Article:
After receiving his Ph.D. in environmental engineering from University of California, Berkeley in 1994, Department of Civil and Environmental Engineering Chair Krishna Pagilla has embarked on a career that, to date, has resulted in more than 200 publications and more than $10 million in research grant funding. Most recently, he received an award of $1.8 million to study COVID-19 prevalence through wastewater surveillance.
In recognition of these accomplishments, the American Society of Civil Engineers (ASCE) has elected him as a fellow. The honor is given to only 3 percent of its membership of 150,000 engineering professionals.
"Being a civil and environmental engineer, this recognition by ASCE as a Fellow is a proud moment in my career."
About the honor, Pagilla said, “Being a civil and environmental engineer, this recognition by ASCE as a Fellow is a proud moment in my career. I hope it adds to the visibility of the CEE department and the University as having as many top-rated faculty in the nation as we do.”
Pagilla’s career has been marked by his efforts to unite stakeholders in pursuit of a common goal to make the world safer and more sustainable. His work has been performed with funding from the USEPA, USDA, NSF, WE&RF (now WRF), USDOE, USBOR, to name a few, and he is the Founding Director of the Nevada Water Innovation Institute, which brings together six public entities and the University to drive innovation in the water sector. Among the many accomplishments of the NWII is the OneWater Nevada program, which seeks to return potable water from the wastewater system to ground water in just a few hours. The project involves the Truckee Meadows Water Authority (TMWA), the City of Reno, the City of Sparks, Washoe County, and the Western Regional Water Commission, and it is led by one of Pagilla’s students, Lydia Peri, emerging resources program administrator at TMWA.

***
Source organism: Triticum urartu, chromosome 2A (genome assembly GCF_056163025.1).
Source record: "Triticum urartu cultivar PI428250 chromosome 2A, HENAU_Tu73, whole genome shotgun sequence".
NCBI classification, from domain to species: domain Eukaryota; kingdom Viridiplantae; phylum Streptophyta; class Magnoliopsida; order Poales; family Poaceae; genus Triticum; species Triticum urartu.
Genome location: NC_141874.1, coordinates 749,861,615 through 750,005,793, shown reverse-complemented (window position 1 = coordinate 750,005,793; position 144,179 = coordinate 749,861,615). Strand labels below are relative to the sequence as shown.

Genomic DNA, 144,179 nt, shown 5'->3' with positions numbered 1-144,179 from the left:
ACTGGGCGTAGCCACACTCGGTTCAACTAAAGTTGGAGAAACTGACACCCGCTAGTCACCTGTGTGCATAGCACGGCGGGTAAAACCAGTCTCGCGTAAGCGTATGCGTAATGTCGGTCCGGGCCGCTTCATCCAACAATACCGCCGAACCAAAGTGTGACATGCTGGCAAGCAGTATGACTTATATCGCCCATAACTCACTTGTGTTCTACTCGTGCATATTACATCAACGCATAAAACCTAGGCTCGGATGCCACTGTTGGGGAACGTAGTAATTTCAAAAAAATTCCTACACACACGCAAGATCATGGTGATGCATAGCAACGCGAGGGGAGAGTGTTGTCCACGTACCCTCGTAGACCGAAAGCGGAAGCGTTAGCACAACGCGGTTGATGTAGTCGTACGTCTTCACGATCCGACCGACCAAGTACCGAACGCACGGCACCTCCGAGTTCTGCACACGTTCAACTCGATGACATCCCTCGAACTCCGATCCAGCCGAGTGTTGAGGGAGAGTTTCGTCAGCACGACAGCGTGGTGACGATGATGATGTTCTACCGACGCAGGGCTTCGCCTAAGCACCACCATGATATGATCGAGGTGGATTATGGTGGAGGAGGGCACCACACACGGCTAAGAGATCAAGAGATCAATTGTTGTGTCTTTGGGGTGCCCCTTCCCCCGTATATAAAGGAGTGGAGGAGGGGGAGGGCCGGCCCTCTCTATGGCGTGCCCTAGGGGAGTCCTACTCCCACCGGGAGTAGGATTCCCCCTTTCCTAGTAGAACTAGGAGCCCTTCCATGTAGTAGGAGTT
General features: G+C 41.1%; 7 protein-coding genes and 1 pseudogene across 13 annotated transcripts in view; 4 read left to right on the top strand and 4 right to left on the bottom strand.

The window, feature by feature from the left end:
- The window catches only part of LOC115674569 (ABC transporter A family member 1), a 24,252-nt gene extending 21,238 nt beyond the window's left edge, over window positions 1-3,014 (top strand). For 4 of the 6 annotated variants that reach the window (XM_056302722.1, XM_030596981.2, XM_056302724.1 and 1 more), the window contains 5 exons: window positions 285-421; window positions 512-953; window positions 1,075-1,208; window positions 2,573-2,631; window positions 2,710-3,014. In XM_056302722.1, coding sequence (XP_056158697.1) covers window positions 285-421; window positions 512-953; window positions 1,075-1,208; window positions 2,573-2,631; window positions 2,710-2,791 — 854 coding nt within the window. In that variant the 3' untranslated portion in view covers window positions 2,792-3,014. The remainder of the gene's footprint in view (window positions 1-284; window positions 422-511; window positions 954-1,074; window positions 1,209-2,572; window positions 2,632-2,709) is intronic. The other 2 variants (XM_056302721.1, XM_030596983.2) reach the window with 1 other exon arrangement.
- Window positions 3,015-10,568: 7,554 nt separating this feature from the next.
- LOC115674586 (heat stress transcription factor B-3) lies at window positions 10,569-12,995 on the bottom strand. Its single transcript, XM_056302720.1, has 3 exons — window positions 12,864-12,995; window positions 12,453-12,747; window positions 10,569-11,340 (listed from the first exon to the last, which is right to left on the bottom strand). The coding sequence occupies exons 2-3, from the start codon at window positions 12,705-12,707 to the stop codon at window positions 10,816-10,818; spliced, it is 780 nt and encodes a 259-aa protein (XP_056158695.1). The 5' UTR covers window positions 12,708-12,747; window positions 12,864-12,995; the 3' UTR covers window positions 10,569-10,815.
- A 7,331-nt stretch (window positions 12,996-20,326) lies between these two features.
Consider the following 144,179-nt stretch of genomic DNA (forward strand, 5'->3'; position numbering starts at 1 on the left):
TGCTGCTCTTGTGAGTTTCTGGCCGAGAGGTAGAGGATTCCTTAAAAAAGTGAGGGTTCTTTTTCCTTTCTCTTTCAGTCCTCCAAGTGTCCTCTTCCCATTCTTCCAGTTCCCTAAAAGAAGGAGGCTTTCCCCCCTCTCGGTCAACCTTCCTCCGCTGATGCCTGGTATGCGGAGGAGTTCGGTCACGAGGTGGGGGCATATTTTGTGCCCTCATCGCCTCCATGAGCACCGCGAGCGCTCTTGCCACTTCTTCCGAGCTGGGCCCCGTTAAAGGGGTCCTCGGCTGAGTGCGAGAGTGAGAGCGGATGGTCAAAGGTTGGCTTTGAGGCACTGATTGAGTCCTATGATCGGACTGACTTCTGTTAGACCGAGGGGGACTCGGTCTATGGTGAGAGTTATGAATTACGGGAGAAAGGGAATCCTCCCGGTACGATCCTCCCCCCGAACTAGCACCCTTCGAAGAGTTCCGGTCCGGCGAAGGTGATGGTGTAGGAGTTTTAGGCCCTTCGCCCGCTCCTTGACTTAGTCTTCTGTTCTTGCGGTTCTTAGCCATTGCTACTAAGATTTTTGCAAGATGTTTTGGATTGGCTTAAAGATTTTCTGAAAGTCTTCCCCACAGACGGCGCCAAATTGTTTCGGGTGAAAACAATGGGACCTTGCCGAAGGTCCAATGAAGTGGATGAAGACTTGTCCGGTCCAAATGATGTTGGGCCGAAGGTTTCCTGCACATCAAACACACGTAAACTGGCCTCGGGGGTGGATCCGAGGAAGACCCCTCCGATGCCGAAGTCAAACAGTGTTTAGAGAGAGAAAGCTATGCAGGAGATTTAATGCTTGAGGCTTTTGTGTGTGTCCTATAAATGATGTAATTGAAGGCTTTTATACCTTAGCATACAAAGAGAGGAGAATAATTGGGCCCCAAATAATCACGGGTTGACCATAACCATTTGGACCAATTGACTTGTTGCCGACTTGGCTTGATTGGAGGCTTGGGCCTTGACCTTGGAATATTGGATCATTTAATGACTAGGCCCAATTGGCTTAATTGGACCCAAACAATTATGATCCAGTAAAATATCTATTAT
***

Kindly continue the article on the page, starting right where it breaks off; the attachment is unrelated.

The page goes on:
“Krishna Pagilla is incredible,” Peri said of the Ralph E. & Rose Hoeper Engineering Professor. “He has brought so much to the University and created such a link between the University and the agencies. The NWII is key to the partnerships in OneWater Nevada. I am fortunate to be working with him on this project.”
Even as Pagilla has mentored 40 M.S. and doctoral students like Peri, he has served as the President of Illinois Water Environment Association (2012-13) and as the Chair of the USA National Committee of International Water Association (IWA) (2016-19). He currently serves as the President of the Nevada Water Environment Association. Through his leadership, he has earned many honors, including the Camp Applied Research Prize by the Water Environment Federation (WEF) (2013), the Fair Outstanding Educator Medal (WEF, 2013), the McKee Groundwater Sustainable Use Award (WEF, 2019), the ASCE Student Organization Award for Excellence in Teaching and Mentoring (2011), and the International Honor Award (US Department of Agriculture, 2000). He is also an elected Fellow of WEF and IWA.
“Krishna is a consummate professional,” College of Engineering Dean Manos Maragakis said. “His passion for the sustainable use of water is matched only by his passion to help everyone around him excel. He is a true mentor to his students while earning a well-deserved stellar reputation the world over as a researcher of the highest level. His contributions to the University and the engineering community cannot be overstated. This recognition is well-deserved.”